Livestock builds confidence, changes lives of young people

(02/23/21) GONZALES, La. — For some young people, even the thought of taking control of a large animal is beyond belief.

But for two south Louisiana youth, getting started early has been the key to their success in livestock shows.

That’s not to say that their experience has been smooth. Their hard work was on display during the recent combined LSU AgCenter Southeast and South-Central District Livestock Show at the Lamar-Dixon Expo Center in Gonzales.

LSU AgCenter 4-H agent in Livingston Parish Mikala Davenport said Levi Lockhart, a seventh grader at North Corbin Junior High School, has been serious about his 4-H projects from the beginning.

“The spirit that Levi brings to all of his 4-H activities also shows in the work he does with his animals," she said.

Levi said being around livestock when he was younger gave him a unique start in the livestock show business.

“One time, when I was 9, I went to a parish fair and I saw this pre-K kid showing, and I thought, ‘It might not be too hard. I want to try it,’ ” he said.

It takes some extra planning for a preteen to juggle school and caring for a show animal, he said.

“It takes me about an hour a day for three cows,” he said.

Levi said he started his livestock show career showing a Brangus heifer, but now he is a Santa Gertrudis man.

At the recent district show, Levi won reserve champion and Louisiana-bred reserve champion for his Star 5 Santa Gertrudis heifer.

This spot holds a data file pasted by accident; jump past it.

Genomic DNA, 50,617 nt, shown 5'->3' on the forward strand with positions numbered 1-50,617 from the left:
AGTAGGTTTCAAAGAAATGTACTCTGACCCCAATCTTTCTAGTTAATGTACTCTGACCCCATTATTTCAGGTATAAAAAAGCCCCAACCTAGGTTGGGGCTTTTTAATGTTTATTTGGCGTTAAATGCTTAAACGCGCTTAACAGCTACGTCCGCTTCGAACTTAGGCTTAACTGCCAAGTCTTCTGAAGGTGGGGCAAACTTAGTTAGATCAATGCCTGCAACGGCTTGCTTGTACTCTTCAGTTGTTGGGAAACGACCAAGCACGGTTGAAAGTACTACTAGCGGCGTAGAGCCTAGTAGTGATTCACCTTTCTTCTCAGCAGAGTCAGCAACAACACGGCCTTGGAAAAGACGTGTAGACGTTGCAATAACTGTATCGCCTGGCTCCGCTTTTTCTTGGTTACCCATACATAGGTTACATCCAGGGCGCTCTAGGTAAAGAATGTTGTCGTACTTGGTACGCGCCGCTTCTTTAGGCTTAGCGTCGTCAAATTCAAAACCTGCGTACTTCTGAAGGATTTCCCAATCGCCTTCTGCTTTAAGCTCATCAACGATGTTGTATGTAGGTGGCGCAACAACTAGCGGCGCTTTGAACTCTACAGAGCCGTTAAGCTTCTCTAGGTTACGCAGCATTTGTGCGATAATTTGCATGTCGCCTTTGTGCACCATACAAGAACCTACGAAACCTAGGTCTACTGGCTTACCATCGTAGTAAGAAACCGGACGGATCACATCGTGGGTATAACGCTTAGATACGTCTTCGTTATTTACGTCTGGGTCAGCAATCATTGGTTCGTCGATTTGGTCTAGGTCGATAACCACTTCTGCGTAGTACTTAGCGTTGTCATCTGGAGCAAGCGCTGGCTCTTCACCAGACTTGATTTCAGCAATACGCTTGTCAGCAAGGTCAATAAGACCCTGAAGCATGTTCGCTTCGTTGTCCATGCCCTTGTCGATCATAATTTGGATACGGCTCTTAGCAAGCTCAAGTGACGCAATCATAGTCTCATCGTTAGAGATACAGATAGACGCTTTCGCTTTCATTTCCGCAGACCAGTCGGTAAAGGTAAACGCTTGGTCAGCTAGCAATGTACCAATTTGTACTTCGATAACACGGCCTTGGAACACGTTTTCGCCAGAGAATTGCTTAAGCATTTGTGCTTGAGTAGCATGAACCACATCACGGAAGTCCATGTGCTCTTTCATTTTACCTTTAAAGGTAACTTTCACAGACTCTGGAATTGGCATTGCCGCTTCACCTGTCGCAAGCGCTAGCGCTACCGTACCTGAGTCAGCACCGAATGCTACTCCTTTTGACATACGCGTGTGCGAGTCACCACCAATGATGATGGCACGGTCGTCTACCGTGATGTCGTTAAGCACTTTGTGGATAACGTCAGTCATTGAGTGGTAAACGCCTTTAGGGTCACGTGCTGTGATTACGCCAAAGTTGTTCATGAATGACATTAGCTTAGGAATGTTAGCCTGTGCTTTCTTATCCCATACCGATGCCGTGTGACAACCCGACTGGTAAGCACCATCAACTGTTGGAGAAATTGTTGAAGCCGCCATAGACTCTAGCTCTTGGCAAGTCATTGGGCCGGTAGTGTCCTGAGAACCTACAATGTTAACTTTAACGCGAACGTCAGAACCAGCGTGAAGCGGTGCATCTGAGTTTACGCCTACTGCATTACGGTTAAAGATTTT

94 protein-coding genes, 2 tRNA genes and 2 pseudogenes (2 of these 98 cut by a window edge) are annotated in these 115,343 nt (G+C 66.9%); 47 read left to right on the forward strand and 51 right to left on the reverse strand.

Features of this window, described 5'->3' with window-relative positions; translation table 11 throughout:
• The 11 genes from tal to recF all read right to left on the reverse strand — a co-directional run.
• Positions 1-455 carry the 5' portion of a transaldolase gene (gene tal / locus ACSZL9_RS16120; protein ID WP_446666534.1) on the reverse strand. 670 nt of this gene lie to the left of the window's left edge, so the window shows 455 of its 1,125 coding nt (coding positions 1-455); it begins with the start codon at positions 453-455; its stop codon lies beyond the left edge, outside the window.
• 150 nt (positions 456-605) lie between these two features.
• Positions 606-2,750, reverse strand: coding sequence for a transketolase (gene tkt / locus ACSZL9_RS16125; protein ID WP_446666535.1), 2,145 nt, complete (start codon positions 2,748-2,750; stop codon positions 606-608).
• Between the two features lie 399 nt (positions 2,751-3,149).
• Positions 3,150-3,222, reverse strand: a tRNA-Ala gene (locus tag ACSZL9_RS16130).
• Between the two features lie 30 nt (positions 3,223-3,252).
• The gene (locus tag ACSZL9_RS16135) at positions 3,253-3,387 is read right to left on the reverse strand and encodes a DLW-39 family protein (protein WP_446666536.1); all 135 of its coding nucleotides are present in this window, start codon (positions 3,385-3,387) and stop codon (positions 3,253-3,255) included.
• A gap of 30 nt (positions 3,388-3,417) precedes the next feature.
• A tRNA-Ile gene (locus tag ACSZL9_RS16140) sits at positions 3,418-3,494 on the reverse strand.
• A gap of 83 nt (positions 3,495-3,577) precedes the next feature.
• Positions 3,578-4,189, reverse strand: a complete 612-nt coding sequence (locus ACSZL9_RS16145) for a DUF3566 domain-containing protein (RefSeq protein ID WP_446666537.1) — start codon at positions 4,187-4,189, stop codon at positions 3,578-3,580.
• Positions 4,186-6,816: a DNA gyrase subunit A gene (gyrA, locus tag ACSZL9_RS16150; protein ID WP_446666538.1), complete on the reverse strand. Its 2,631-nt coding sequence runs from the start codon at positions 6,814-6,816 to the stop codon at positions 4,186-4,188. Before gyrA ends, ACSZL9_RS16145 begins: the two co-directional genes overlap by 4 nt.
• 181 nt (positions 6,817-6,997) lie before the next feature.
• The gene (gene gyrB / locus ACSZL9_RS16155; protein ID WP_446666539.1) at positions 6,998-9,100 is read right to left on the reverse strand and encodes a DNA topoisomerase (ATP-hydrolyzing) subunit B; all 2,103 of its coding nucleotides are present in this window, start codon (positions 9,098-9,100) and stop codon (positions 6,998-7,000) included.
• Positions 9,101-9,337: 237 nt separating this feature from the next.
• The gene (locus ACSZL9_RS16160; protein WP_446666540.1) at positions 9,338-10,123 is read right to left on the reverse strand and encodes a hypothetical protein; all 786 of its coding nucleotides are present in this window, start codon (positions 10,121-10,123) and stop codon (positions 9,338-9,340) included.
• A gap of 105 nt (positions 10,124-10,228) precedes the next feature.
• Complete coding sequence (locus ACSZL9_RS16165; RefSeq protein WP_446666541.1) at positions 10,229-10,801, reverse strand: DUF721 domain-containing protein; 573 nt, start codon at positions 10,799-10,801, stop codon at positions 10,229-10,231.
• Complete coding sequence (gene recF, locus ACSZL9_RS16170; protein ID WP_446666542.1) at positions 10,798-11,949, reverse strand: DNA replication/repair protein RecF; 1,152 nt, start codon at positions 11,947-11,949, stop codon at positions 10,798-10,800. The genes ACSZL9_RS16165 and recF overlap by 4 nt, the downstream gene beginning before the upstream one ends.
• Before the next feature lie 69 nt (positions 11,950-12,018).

Levi said he hasn’t made his mind up yet on what he wants to be when he grows up, but he’s pretty sure it will involve agriculture.

AgCenter 4-H agent Xavier Bell said his student, Ashley Pugh, a junior at Slaughter Community Charter School in East Feliciana Parish, also started showing early and has continued to bring home the awards for her Brahman herd.

“Ashley lives with her grandparents, who are in the cattle business and help her to prepare her animals,” he said.

Ashley said she got interested in showing at an early age and has stayed with the Brahman breed the whole time.

“I started around fourth grade when I was 9,” she said. “I learned early that you have to try to become one with your animal, but you have to let them know who’s the boss.”

Ashley’s grandfather, Lamar Pugh, is very supportive of her showing and helped her get the first cow that she could call her own. Now she has 19 head of cattle.

“My Paw Paw wants me to be a large animal vet, but I’m not yet sure,” she said. “I guess I could because I’ve been around them for so long.”

At the recent district show, Ashley took home her share of awards. She won:

— First place, 16-year-old showmanship.

— First place, summer bull calf.

— First place, late junior bull calf.

— First place, early junior bull calf

— Champion, gray Brahman bull.

— Reserve champion, Louisiana-bred gray Brahman bull.

— First place, early summer yearling heifer.

— Champion, gray Brahman heifer.

— Champion, Louisiana-bred gray Brahman heifer.

Girl with cow.

Ashley Pugh, a junior at Slaughter Community Charter School, prepares her 2-year-old heifer for the show ring. She started showing cattle in the fourth grade and has continued to bring home the awards for her Brahman herd. Photo by Johnny Morgan/LSU AgCenter

Boy showing a cow.

Levi Lockhart, a seventh grader at North Corbin Junior High School in Livingston Parish, shows one of his prize-winning heifers at the recent district livestock show at the Lamar-Dixon Expo Center in Gonzales. Levi started showing when he was 9 years old. Photo provided

2/24/2021 2:32:02 AM
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